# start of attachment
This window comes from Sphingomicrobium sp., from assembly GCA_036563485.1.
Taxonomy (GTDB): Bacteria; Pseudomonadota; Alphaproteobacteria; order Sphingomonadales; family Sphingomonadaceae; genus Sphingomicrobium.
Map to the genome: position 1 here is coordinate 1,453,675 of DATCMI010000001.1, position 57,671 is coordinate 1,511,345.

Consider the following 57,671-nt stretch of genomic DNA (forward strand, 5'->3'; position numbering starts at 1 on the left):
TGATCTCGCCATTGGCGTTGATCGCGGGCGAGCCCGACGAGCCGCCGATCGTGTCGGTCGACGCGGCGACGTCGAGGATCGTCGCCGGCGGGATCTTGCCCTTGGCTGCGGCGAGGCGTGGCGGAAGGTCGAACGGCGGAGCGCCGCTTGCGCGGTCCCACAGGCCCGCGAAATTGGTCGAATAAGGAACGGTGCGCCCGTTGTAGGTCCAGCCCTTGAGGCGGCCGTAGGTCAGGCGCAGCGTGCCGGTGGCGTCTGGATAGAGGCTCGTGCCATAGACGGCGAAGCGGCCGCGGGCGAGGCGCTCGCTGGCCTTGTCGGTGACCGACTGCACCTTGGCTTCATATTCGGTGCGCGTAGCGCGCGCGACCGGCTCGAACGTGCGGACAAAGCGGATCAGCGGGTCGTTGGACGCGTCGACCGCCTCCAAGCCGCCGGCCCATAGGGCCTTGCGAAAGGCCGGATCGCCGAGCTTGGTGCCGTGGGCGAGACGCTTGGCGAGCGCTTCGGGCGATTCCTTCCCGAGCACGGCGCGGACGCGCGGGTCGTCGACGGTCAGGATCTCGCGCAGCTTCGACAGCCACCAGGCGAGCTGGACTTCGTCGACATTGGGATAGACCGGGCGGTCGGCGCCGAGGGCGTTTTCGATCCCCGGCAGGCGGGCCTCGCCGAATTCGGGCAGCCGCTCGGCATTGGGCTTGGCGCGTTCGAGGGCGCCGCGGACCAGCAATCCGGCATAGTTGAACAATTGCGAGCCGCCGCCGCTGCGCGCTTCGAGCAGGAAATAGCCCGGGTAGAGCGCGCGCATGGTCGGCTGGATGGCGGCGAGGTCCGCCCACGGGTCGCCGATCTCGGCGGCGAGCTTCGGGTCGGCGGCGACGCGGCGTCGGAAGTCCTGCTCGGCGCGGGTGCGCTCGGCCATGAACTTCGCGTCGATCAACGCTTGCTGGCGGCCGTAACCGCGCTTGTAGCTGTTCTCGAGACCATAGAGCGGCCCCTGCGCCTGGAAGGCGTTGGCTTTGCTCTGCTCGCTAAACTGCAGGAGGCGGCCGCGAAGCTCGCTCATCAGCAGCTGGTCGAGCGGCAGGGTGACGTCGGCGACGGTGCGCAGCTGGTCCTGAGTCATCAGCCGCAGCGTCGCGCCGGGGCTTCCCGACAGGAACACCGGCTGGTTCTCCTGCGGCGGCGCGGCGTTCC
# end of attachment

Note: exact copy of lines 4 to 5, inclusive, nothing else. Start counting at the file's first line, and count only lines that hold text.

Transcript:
Consider the following 57,671-nt stretch of genomic DNA (forward strand, 5'->3'; position numbering starts at 1 on the left):
TGATCTCGCCATTGGCGTTGATCGCGGGCGAGCCCGACGAGCCGCCGATCGTGTCGGTCGACGCGGCGACGTCGAGGATCGTCGCCGGCGGGATCTTGCCCTTGGCTGCGGCGAGGCGTGGCGGAAGGTCGAACGGCGGAGCGCCGCTTGCGCGGTCCCACAGGCCCGCGAAATTGGTCGAATAAGGAACGGTGCGCCCGTTGTAGGTCCAGCCCTTGAGGCGGCCGTAGGTCAGGCGCAGCGTGCCGGTGGCGTCTGGATAGAGGCTCGTGCCATAGACGGCGAAGCGGCCGCGGGCGAGGCGCTCGCTGGCCTTGTCGGTGACCGACTGCACCTTGGCTTCATATTCGGTGCGCGTAGCGCGCGCGACCGGCTCGAACGTGCGGACAAAGCGGATCAGCGGGTCGTTGGACGCGTCGACCGCCTCCAAGCCGCCGGCCCATAGGGCCTTGCGAAAGGCCGGATCGCCGAGCTTGGTGCCGTGGGCGAGACGCTTGGCGAGCGCTTCGGGCGATTCCTTCCCGAGCACGGCGCGGACGCGCGGGTCGTCGACGGTCAGGATCTCGCGCAGCTTCGACAGCCACCAGGCGAGCTGGACTTCGTCGACATTGGGATAGACCGGGCGGTCGGCGCCGAGGGCGTTTTCGATCCCCGGCAGGCGGGCCTCGCCGAATTCGGGCAGCCGCTCGGCATTGGGCTTGGCGCGTTCGAGGGCGCCGCGGACCAGCAATCCGGCATAGTTGAACAATTGCGAGCCGCCGCCGCTGCGCGCTTCGAGCAGGAAATAGCCCGGGTAGAGCGCGCGCATGGTCGGCTGGATGGCGGCGAGGTCCGCCCACGGGTCGCCGATCTCGGCGGCGAGCTTCGGGTCGGCGGCGACGCGGCGTCGGAAGTCCTGCTCGGCGCGGGTGCGCTCGGCCATGAACTTCGCGTCGATCAACGCTTGCTGGCGGCCGTAACCGCGCTTGTAGCTGTTCTCGAGACCATAGAGCGGCCCCTGCGCCTGGAAGGCGTTGGCTTTGCTCTGCTCGCTAAACTGCAGGAGGCGGCCGCGAAGCTCGCTCATCAGCAGCTGGTCGAGCGGCAGGGTGACGTCGGCGACGGTGCGCAGCTGGTCCTGAGTCATCAGCCGCAGCGTCGCGCCGGGGCTTCCCGACAGGAACACCGGCTGGTTCTCCTGCGGCGGCGCGGCGTTCC